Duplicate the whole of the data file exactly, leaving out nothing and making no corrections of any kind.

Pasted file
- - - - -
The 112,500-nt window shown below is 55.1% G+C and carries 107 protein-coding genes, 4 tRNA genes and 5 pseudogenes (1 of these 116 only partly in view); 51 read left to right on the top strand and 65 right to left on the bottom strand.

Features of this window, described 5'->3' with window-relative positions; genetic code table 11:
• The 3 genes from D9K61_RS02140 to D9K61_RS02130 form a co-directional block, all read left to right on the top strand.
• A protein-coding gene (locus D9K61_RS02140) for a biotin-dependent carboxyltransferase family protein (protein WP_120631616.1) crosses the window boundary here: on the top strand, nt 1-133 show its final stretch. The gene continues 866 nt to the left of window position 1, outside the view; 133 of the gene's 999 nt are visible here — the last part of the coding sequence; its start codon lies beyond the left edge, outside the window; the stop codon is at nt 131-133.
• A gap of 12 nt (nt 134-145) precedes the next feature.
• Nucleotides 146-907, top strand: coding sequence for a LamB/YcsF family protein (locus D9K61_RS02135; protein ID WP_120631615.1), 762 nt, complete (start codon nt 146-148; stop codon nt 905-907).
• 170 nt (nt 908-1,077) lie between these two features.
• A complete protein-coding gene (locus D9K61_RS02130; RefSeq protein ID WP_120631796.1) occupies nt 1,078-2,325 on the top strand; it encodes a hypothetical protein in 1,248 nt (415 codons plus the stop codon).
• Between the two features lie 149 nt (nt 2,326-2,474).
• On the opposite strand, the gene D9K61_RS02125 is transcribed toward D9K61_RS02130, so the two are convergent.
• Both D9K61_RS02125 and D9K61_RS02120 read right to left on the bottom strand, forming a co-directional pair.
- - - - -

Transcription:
The 112,500-nt window shown below is 55.1% G+C and carries 107 protein-coding genes, 4 tRNA genes and 5 pseudogenes (1 of these 116 only partly in view); 51 read left to right on the top strand and 65 right to left on the bottom strand.

Features of this window, described 5'->3' with window-relative positions; genetic code table 11:
• The 3 genes from D9K61_RS02140 to D9K61_RS02130 form a co-directional block, all read left to right on the top strand.
• A protein-coding gene (locus D9K61_RS02140) for a biotin-dependent carboxyltransferase family protein (protein WP_120631616.1) crosses the window boundary here: on the top strand, nt 1-133 show its final stretch. The gene continues 866 nt to the left of window position 1, outside the view; 133 of the gene's 999 nt are visible here — the last part of the coding sequence; its start codon lies beyond the left edge, outside the window; the stop codon is at nt 131-133.
• A gap of 12 nt (nt 134-145) precedes the next feature.
• Nucleotides 146-907, top strand: coding sequence for a LamB/YcsF family protein (locus D9K61_RS02135; protein ID WP_120631615.1), 762 nt, complete (start codon nt 146-148; stop codon nt 905-907).
• 170 nt (nt 908-1,077) lie between these two features.
• A complete protein-coding gene (locus D9K61_RS02130; RefSeq protein ID WP_120631796.1) occupies nt 1,078-2,325 on the top strand; it encodes a hypothetical protein in 1,248 nt (415 codons plus the stop codon).
• Between the two features lie 149 nt (nt 2,326-2,474).
• On the opposite strand, the gene D9K61_RS02125 is transcribed toward D9K61_RS02130, so the two are convergent.
• Both D9K61_RS02125 and D9K61_RS02120 read right to left on the bottom strand, forming a co-directional pair.